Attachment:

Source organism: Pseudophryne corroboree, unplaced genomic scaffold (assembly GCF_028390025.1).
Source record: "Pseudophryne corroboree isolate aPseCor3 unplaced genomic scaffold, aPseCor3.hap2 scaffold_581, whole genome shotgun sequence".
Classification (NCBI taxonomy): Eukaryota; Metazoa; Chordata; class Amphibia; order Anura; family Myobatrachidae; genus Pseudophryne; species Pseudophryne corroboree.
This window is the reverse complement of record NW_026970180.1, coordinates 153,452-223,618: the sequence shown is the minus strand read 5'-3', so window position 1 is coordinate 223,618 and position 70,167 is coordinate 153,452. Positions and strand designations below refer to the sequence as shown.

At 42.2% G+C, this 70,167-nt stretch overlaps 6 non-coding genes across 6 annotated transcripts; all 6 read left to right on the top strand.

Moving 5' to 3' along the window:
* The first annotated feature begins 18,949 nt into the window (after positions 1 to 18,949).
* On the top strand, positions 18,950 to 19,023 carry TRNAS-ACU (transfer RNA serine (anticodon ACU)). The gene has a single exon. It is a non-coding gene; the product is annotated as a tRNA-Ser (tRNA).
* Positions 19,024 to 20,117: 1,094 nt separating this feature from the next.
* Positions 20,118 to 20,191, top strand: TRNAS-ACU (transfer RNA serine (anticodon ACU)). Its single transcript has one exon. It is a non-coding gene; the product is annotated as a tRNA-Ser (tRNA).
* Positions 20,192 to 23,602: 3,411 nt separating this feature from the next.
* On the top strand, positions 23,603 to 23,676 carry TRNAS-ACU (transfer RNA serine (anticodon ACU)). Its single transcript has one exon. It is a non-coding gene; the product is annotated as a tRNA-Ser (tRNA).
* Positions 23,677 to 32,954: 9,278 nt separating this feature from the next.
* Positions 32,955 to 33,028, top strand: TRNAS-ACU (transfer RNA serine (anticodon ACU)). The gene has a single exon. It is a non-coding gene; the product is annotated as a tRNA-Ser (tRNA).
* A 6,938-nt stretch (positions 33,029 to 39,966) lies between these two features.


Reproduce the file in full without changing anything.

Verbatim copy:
Source organism: Pseudophryne corroboree, unplaced genomic scaffold (assembly GCF_028390025.1).
Source record: "Pseudophryne corroboree isolate aPseCor3 unplaced genomic scaffold, aPseCor3.hap2 scaffold_581, whole genome shotgun sequence".
Classification (NCBI taxonomy): Eukaryota; Metazoa; Chordata; class Amphibia; order Anura; family Myobatrachidae; genus Pseudophryne; species Pseudophryne corroboree.
This window is the reverse complement of record NW_026970180.1, coordinates 153,452-223,618: the sequence shown is the minus strand read 5'-3', so window position 1 is coordinate 223,618 and position 70,167 is coordinate 153,452. Positions and strand designations below refer to the sequence as shown.

At 42.2% G+C, this 70,167-nt stretch overlaps 6 non-coding genes across 6 annotated transcripts; all 6 read left to right on the top strand.

Moving 5' to 3' along the window:
* The first annotated feature begins 18,949 nt into the window (after positions 1 to 18,949).
* On the top strand, positions 18,950 to 19,023 carry TRNAS-ACU (transfer RNA serine (anticodon ACU)). The gene has a single exon. It is a non-coding gene; the product is annotated as a tRNA-Ser (tRNA).
* Positions 19,024 to 20,117: 1,094 nt separating this feature from the next.
* Positions 20,118 to 20,191, top strand: TRNAS-ACU (transfer RNA serine (anticodon ACU)). Its single transcript has one exon. It is a non-coding gene; the product is annotated as a tRNA-Ser (tRNA).
* Positions 20,192 to 23,602: 3,411 nt separating this feature from the next.
* On the top strand, positions 23,603 to 23,676 carry TRNAS-ACU (transfer RNA serine (anticodon ACU)). Its single transcript has one exon. It is a non-coding gene; the product is annotated as a tRNA-Ser (tRNA).
* Positions 23,677 to 32,954: 9,278 nt separating this feature from the next.
* Positions 32,955 to 33,028, top strand: TRNAS-ACU (transfer RNA serine (anticodon ACU)). The gene has a single exon. It is a non-coding gene; the product is annotated as a tRNA-Ser (tRNA).
* A 6,938-nt stretch (positions 33,029 to 39,966) lies between these two features.